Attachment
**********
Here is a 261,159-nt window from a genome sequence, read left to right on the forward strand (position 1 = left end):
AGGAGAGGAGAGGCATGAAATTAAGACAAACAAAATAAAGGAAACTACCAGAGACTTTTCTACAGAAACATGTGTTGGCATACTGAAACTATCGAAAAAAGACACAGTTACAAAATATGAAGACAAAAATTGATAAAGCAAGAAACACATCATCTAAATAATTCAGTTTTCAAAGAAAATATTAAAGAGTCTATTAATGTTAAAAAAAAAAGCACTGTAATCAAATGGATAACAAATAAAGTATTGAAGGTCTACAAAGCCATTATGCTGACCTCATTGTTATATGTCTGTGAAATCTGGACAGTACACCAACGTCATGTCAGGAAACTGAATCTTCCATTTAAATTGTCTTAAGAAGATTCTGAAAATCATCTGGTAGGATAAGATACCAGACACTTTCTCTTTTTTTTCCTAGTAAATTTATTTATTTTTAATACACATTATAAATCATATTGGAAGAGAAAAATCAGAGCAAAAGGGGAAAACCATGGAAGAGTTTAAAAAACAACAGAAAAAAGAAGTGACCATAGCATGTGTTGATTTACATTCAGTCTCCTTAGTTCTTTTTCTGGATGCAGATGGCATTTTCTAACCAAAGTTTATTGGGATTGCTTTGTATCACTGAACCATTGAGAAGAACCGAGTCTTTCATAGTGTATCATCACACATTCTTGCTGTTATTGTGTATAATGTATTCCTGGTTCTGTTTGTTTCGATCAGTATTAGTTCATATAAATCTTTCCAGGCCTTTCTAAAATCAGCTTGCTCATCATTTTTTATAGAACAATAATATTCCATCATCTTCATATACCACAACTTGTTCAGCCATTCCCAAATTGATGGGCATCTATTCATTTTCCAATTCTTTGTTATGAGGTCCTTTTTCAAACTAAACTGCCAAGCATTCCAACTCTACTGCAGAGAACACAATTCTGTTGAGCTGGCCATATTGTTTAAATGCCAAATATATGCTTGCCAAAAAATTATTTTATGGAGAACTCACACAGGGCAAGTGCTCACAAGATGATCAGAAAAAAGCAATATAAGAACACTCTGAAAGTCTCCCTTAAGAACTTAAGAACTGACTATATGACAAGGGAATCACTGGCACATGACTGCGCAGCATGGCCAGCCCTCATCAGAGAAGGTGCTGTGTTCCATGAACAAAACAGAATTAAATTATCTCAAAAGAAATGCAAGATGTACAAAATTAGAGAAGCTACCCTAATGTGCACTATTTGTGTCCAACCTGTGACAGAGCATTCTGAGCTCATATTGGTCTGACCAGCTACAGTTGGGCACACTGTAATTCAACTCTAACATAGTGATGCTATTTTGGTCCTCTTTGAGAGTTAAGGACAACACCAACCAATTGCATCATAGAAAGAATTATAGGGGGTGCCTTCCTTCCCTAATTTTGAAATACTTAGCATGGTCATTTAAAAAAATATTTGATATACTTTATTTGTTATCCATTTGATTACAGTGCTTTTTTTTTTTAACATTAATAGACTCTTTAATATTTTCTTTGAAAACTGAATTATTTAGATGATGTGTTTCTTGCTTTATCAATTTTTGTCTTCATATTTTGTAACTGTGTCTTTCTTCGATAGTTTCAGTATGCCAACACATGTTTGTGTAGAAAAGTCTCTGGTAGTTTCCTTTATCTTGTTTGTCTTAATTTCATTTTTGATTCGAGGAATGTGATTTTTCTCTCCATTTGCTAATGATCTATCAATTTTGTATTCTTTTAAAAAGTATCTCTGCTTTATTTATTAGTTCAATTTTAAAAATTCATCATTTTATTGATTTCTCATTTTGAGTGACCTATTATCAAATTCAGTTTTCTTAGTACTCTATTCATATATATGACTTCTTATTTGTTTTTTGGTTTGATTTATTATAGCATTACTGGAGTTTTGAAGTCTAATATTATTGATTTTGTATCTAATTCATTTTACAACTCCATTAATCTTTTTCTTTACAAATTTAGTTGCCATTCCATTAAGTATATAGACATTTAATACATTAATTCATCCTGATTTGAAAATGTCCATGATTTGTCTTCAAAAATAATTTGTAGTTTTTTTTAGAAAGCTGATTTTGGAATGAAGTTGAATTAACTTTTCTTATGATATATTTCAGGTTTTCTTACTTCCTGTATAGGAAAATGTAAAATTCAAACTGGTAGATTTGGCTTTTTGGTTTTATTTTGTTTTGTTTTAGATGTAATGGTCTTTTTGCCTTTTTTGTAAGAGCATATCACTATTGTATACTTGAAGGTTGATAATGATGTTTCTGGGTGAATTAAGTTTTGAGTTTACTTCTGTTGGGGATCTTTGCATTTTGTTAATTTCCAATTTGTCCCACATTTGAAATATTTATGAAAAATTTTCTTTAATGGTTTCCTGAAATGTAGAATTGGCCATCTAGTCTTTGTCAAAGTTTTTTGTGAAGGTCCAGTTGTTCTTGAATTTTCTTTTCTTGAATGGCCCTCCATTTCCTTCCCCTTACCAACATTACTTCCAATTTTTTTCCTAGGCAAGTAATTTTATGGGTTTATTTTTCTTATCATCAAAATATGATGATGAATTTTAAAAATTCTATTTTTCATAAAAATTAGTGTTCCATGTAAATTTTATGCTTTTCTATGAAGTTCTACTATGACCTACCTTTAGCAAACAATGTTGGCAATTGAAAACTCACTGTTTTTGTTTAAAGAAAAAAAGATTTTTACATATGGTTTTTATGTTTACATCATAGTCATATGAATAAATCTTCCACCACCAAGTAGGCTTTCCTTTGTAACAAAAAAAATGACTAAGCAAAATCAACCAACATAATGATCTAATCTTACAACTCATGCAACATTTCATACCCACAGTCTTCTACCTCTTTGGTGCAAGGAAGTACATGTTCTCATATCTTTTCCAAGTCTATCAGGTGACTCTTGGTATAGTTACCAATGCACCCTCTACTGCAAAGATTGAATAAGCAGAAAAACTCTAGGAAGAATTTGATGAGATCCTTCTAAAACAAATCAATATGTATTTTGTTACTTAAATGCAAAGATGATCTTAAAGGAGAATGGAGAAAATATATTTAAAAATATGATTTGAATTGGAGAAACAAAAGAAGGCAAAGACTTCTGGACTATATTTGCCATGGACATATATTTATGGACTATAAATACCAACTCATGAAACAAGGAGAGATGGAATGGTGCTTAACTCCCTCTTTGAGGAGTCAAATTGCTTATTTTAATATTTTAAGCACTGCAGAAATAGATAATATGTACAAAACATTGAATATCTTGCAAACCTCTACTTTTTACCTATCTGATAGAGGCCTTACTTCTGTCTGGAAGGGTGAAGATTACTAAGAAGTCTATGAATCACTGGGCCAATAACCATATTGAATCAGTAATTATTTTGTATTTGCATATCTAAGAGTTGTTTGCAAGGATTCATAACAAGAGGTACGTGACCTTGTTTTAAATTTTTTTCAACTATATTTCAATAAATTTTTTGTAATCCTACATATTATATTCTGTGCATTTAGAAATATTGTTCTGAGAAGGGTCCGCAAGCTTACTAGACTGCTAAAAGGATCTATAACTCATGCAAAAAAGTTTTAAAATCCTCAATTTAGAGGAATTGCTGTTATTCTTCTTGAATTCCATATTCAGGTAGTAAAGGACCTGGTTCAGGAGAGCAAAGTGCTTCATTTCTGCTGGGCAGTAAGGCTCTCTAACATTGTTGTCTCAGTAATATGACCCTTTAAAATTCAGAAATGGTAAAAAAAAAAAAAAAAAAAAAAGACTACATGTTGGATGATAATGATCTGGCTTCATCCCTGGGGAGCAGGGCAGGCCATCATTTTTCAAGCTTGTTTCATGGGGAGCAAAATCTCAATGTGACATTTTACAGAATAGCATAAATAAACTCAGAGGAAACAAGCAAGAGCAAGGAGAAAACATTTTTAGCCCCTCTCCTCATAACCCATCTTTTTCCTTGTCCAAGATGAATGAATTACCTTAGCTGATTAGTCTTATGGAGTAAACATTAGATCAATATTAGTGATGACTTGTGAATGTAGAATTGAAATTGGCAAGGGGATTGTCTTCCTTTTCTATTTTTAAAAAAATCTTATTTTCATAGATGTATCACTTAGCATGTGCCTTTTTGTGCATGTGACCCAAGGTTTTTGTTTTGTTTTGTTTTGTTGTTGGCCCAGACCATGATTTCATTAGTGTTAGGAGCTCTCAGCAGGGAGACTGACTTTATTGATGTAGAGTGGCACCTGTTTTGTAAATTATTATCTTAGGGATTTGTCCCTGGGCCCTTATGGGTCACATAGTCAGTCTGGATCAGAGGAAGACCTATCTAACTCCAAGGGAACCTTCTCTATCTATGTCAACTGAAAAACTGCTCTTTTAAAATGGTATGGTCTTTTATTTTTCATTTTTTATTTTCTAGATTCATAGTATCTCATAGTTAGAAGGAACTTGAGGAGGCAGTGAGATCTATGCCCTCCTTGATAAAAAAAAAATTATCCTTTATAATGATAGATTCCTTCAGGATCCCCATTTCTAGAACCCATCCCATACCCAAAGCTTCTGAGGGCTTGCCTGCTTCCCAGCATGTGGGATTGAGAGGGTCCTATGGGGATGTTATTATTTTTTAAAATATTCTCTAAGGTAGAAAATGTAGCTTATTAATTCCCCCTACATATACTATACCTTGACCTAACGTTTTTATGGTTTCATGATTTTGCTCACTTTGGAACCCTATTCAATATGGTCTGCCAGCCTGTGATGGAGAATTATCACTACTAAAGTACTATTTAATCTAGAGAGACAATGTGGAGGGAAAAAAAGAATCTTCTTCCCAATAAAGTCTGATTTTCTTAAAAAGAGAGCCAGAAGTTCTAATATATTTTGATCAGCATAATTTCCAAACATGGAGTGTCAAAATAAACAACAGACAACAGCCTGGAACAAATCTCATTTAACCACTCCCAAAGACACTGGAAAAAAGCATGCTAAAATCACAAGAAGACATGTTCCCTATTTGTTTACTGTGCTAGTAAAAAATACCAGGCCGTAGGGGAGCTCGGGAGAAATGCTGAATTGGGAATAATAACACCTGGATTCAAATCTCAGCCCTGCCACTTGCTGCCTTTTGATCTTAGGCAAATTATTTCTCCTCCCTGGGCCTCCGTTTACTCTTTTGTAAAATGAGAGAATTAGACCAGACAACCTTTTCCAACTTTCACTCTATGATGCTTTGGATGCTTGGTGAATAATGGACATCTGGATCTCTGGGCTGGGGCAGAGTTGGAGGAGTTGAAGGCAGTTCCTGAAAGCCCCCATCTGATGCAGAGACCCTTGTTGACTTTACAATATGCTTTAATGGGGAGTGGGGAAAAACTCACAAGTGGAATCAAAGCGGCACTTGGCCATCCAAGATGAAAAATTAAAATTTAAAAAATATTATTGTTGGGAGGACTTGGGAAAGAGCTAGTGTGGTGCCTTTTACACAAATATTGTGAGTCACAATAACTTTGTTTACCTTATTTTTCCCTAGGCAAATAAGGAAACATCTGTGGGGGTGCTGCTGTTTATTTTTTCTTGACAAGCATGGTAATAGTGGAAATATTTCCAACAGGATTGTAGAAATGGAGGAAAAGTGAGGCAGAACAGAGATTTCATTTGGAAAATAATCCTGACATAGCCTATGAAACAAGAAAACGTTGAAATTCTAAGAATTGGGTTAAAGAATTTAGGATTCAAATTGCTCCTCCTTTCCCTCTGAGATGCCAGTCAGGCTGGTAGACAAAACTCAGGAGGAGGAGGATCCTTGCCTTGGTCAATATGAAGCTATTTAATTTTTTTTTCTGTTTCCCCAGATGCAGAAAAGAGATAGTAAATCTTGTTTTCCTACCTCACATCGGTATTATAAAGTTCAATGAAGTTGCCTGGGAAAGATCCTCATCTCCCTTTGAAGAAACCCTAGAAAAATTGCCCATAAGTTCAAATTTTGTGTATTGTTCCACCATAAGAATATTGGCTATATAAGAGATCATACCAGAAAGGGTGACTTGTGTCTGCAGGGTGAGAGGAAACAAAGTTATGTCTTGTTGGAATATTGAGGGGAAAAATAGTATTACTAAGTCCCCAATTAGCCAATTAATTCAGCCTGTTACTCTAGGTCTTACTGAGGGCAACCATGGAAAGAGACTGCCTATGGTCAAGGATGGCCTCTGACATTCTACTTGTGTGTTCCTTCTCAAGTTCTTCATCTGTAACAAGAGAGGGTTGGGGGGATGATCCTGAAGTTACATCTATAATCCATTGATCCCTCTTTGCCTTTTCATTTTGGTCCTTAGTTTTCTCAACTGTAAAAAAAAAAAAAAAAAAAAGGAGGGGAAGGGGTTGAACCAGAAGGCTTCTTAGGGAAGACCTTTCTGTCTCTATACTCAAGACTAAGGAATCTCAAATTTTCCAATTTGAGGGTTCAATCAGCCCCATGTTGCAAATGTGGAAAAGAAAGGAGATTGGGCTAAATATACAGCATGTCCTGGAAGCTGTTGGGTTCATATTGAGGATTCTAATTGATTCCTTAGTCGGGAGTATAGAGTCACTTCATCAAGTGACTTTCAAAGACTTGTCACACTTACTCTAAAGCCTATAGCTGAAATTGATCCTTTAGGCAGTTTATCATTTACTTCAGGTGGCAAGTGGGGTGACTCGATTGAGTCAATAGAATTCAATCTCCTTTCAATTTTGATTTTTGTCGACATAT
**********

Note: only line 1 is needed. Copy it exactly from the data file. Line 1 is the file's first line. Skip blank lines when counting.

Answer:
Here is a 261,159-nt window from a genome sequence, read left to right on the forward strand (position 1 = left end):